Yamana (AUY) is a Canadian gold mining company focused in South America (Argentina, Brazil, Chile, Mexico). It is listed on the TSX, NYSE, LSE and has a 52 week average of $8.22-$14.37 on the NYSE. It has a NAV (on $1200 Gold assumptions) of approximately $10. Gold production makes up slightly over 66% of its revenues, with Copper and Silver making up 23% and 10% respectively. When compared to some of its larger rivals it has a much lower output, and sits right in the middle of its peer group with approximately 930,000 oz of Gold produced in 2009. How is Yamana as an investment? I will compare and contrast some of the strengths and weaknesses of the company.
Yamana has a strong Potential for natural growth (without further acquisition) of reserves through exploration including a conservative doubling of Pilar’s reserves from 1.5 million to 3 million with up to 5 million of total reserves) This will also serve to increase production in some of Yamana’s smaller mines, thus moving from small to medium sized mines. This may help to improve the market’s perception on the quality of Yamana’s assets, and help increase its NAV multiple close to one of the big Cap players in the industry. Another strength for the stock is the reduction of reliance on Copper as a revenue stream since more Gold based resources are coming online between 2010 and 2013. This should serve to help the market to see Yamana as more of a pure play on Gold rather than as a diversified precious/base metal producer. This will ultimately give investors a higher leverage play on gold.
From a Technical perspective the stock has been trending sideways for the last month. It is also currently in the middle of its 2010 range (12.7 – 9.72; currently at 11.25). However it has outperformed: Kinross (KGC), Goldcorp (GG), Newmont (NEM), and Barrick (ABX) over this same 1mo period.
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Yamana has recently made a Dividend increase, whilst the dividend yield is not attractive enough on its own to warrant investment in the stock, this increase (5th of May) is an implicit signal that management expects higher steady cash flows. This is accompanied by a better/improving cash position. However, plowback is still high (.8623), indicating that management wants to grow this business, perhaps aggressively. This improving financial position should help eliminate the need for further stock issuance.
Finally, it is considered one of Dogs of the industry (over a long term stock performance basis). Being at the bottom of the industry in terms of performance, with seemingly improving financials, and production volumes along with a shrinking reliance of Copper as a source of cash flow, the market may start to increase its support for the stock based on the overall outlook for the company improving.
There are also some potential drawbacks to the stock that must be considered. Recently there has been some divestiture by major shareholders: 5.3 million shares by Pyramis, 6.1 million shares by Fidelity, and 1.1 million shares by Blackrock, and 100k by TD and 170k by Harris Bank (owned by BMO). This is somewhat concerning since Fidelity, Pyramis and Blackrock were some of Yamana’s long time institutional investors.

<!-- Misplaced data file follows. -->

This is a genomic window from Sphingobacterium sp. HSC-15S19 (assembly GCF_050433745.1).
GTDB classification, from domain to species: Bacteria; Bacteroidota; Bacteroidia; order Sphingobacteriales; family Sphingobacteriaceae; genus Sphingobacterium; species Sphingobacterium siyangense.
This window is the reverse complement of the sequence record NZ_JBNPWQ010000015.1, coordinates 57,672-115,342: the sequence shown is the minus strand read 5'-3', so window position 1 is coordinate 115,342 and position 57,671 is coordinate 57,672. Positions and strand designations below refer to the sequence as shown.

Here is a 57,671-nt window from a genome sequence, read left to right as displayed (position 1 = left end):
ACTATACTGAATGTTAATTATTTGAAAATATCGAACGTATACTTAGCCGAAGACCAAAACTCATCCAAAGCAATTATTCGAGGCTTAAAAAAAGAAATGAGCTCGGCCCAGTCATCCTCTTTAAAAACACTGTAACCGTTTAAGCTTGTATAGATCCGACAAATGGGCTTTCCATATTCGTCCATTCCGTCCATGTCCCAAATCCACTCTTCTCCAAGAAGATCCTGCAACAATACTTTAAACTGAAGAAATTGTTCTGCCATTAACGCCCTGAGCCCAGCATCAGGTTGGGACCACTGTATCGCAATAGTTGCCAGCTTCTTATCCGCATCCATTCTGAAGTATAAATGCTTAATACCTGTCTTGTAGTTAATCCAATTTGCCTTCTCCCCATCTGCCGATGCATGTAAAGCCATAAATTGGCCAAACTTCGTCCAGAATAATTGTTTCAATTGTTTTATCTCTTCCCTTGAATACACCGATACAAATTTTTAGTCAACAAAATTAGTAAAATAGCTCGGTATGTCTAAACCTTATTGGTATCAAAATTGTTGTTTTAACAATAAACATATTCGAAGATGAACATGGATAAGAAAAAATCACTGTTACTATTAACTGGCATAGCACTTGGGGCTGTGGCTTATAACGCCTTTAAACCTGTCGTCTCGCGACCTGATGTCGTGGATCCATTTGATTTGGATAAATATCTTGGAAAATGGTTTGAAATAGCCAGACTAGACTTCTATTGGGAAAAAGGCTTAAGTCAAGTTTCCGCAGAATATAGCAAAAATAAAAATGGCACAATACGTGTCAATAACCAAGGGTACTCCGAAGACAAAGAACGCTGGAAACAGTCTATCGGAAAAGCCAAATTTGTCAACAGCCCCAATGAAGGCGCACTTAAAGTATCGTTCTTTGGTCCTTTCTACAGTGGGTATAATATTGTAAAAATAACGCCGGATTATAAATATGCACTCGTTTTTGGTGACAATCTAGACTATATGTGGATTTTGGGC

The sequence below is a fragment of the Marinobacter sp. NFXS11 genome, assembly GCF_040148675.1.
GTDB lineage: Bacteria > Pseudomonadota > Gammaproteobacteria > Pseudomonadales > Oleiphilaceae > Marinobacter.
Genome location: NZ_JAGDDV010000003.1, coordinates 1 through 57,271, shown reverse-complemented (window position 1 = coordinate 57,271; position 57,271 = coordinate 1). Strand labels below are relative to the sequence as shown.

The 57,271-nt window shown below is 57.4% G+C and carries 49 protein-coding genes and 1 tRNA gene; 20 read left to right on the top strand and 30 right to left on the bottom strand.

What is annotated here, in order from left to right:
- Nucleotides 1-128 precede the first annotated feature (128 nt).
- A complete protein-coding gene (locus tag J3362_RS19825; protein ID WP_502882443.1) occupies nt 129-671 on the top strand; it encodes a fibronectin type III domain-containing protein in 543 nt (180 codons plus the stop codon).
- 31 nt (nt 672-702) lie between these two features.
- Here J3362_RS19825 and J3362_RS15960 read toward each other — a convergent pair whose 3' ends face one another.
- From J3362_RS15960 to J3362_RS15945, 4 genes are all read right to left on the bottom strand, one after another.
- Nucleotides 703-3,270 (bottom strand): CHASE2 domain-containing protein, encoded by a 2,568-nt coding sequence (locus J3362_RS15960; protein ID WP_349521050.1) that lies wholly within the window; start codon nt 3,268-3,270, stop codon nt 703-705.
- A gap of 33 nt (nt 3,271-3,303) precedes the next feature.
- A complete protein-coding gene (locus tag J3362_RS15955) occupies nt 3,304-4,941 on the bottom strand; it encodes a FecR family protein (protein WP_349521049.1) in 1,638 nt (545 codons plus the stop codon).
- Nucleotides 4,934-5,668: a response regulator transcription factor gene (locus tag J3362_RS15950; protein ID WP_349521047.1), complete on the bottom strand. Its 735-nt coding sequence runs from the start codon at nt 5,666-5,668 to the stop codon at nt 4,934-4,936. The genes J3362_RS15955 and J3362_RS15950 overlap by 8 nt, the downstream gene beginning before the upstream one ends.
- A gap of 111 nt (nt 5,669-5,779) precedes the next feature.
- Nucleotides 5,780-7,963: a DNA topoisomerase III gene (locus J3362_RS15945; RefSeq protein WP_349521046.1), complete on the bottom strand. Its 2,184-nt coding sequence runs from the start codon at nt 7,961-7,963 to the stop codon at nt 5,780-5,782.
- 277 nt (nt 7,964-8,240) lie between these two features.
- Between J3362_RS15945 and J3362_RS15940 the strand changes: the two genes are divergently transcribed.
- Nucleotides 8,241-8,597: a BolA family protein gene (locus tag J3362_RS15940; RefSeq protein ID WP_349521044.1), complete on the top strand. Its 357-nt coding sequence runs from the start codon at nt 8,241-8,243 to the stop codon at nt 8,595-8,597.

Poor Gold Play, as it currently stands, Yamana has given investors very poor exposure to gold. It would appear that the stock has benefited very little in the past year from the appreciation in gold prices in the last 6 mo. If this relationship holds true then Yamana shareholders may stand to gain very little from the medium term bullish sentiment for gold prices. The same can be said for Yamana’s performance compared to Copper’s performance over the same 1 year time period. (see chart below)
Historical inconsistencies with regards to targets, this may very well be one of the reasons that YRI is trading at a discount to its NAV compared to its peers. The CEO (Peter Marrone) assures us that 2010 will be different, since YRI is already on track for Q2 and missed Q1 targets by 10,000 oz only because of an earthquake in Chile. If YRI misses these targets, the impact on the share price will likely be very detrimental.
Another problem in the eyes of the market has been its diversified asset pool, the fact that YRI has many lower capacity mines has been a problem since it can be perceived as ‘more headaches’ by the market. However within this lies an opportunity if YRI can indeed deliver on its promise and expand the production capacity on some of its mines. However as it stands now this is currently a problem. Finally, there is the exposure to potentially imminent tax royalty increases, after announcements made by Australia about the consideration of tax hikes, there is a risk that this may spread to South American countries where YRI operates. This is an industry wide problem as much as it would be a YRI specific problem.
- Exposure to potentially imminent tax royalty increases, after announcements made by Australia about the consideration of tax hikes, there is a risk that this may spread to South American countries where YRI operates (Argentina, Brazil, Chile). This is an industry wide problem as much as it would be a YRI specific problem.
Disclosure: No positions